The recent release of the 1939 Register has brought fresh excitement to British researchers. This is one of the most important documents created for twentieth century British research, because the 1931 census was destroyed during the war, and the 1941 census was never taken. I was going to write earlier this week about this but I am glad that I did not as search techniques and results presented have changed. I will provide some background information, an introduction on how to search the records and some case studies.
In December 1938 it was announced that if Great Britain went to war then there would be a National Register. Following the declaration of war of 3 September 1939 the National Registration Day was set as 29 September 1939. For those who have seen the PBS show Home Fires this event was shown in one of the early episodes. Every civilian was to be recorded, with forms being issued to over 41 million people throughout Great Britain and Northern Ireland, though only the records for England and Wales have been released. Completion of the cards resulted in the issuing of national identity cards which were required to be carried at all times up to 1952, ration books, and later were used for establishing the National Health Service. The use of this record for the National Health Service is why you will see recorded the married surname of many women marrying later, and also why some people younger than age 100 are not hidden in the records, their deaths having been recorded up to 1991 in the records. If you can document that someone has died then records currently closed can be opened up.
How to access. The 1939 Register has been released online by FindMyPast in partnership with The National Archives. The Register consists of over 7,000 volumes with over 1,200,000 pages providing names, dates of birth, addresses, marital status, occupations, and sometimes additional comments for over 41,000,000 people. FindMyPast claims a 98% accuracy rate in transcription, so my ancestors must fall into that 2%, with more on this later.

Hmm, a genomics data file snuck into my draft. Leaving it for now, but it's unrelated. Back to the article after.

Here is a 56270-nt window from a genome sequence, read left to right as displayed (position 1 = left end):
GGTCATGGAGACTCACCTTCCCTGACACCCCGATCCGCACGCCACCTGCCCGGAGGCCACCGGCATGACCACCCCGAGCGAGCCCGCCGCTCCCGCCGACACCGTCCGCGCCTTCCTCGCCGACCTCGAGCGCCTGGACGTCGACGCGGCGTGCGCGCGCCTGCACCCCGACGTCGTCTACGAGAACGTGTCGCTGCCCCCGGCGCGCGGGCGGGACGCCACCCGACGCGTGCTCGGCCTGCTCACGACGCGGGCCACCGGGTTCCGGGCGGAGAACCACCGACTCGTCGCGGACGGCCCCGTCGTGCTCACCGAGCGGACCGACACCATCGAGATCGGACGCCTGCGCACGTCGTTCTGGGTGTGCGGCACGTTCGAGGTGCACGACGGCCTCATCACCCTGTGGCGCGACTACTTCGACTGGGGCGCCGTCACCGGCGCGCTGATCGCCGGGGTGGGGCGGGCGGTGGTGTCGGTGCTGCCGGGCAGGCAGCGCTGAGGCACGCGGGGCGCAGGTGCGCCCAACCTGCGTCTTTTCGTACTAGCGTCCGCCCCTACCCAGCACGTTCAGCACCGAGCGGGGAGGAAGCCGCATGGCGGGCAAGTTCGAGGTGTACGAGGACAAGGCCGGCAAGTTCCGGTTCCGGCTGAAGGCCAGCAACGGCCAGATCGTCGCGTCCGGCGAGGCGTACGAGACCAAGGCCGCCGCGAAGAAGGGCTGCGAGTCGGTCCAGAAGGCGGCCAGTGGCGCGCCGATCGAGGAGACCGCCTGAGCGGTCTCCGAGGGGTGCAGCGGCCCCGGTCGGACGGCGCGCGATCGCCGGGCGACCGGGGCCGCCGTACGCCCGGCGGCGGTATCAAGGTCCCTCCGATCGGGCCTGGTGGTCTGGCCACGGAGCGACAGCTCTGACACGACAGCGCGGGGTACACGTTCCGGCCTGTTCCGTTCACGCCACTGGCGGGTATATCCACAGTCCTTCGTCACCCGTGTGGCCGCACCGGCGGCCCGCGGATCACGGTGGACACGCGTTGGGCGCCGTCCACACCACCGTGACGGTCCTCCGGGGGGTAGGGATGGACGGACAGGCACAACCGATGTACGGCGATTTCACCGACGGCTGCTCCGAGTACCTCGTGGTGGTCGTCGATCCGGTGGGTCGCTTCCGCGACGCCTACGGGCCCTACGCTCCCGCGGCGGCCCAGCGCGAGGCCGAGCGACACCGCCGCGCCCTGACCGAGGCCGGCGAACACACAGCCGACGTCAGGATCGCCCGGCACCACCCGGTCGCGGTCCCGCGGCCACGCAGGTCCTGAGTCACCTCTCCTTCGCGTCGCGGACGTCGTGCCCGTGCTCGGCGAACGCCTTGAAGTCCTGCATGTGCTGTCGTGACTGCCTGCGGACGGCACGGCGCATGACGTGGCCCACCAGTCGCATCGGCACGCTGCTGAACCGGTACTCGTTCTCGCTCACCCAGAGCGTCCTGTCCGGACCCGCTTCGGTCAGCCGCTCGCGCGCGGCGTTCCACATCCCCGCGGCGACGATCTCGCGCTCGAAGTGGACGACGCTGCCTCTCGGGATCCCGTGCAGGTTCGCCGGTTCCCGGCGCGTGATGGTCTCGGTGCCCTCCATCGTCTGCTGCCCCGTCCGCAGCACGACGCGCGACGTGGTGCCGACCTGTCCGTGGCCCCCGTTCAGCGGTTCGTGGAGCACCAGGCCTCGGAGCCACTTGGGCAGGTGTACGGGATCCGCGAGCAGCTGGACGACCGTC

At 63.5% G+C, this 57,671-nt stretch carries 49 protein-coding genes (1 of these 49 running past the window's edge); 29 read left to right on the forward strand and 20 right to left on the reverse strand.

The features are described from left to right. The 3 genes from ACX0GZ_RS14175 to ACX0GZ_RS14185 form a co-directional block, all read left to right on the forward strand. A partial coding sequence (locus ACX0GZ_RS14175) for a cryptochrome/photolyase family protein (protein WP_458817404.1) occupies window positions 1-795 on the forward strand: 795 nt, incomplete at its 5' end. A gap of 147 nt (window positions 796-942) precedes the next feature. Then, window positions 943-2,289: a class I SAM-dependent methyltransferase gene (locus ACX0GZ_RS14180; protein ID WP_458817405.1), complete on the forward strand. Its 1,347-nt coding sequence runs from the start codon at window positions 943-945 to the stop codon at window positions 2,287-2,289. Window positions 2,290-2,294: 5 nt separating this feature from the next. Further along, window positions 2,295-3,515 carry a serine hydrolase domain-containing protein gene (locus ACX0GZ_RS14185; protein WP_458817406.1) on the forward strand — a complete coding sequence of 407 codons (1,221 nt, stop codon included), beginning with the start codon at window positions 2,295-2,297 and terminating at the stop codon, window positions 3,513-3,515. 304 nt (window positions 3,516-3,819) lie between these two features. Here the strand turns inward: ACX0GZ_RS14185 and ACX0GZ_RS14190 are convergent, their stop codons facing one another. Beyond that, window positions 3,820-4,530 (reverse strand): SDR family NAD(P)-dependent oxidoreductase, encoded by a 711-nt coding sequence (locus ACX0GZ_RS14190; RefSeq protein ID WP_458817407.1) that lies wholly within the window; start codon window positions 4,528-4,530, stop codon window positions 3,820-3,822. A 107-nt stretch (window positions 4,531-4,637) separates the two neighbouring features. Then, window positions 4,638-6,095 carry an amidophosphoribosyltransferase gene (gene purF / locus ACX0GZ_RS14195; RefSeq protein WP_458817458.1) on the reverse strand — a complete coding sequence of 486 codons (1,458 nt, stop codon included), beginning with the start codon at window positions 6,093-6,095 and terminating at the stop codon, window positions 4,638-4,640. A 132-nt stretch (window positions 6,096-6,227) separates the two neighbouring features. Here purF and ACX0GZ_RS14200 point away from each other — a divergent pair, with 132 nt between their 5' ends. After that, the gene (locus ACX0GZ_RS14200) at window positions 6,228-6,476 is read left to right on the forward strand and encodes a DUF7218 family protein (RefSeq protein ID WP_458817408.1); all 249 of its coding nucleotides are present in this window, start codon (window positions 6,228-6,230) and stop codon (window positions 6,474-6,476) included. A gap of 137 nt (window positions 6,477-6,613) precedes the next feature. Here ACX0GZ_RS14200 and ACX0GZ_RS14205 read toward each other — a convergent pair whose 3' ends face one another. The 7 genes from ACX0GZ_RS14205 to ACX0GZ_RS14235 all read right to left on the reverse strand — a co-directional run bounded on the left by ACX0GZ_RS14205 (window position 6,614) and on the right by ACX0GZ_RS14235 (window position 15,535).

FindMyPast provides additional background information, including a nice short U-Tube video about the Register, and a getting started guide on their website, though part of this is already out of date.
Anyone can do a search in the 1939 Register for free on FindMyPast, but to unlock the images you will need to purchase credits (300 credits unlocks 5 households). The purchasing of credits applies whether you are a subscriber or not. Providing you use the same registration email each time, then you will not have to pay to view the register pages in the future.
Search Options – You can do a simple search on first and last name; birth year and where they were in 1939. This might work for you but the advanced search screen opens up a great number of options. You can search on First and Last names, with variants; birth year, with optional range of years; date and month of birth; place keyword; sex; occupation; marital status; street; borough / district filter; county filter; country filter; first and last name of other household member; plus TNA reference. If you scroll down the search screen you will find explanations of these fields and these should definitely be read if you don’t find who you are looking for.
Example – Walter Crowhurst – gg-grandfather
Let’s provide some examples. We will start with a search for Walter Crowhurst, born 1859 – my gg-grandfather. Because of the age there are only two options and we choose the one in Strood R.D. in Kent. The preview screen shows Walter Crowhurst born in 1859, in a house with two other people. There are no closed entries in this household, implying that the other two people are either known to be deceased or would be over 100 years old. To see all the details the household needs to be unlocked. This is where you need to register and purchase credits (a subscription to FindMyPast is separate and not required).
Unlocking the household shows us that Walter Crowhurst was born 12 Sept 1859 is a pensioner, and is living with two of his sons: Victor James Crowhurst, born 21 Jun 1896 a farm labourer; and John Lenard Crowhurst born 13 Sep 1898 a Labourer. The new information for me is that beside John Lenard’s name we have in the comments section – Pensioner Gunner 21 years in Royal Artillery with the number NC1031520.
Given his age this suggests that he probably served during World War One but will not likely show up in any of the normal WWI records because he continued to serve after the war, and thus his records will still be at the Ministry of Defence. Walter’s address is given as Rose Cottage, Upper Halling, with no street being provided. It is common for houses in Britain to have names and so care is needed if an address search is performed.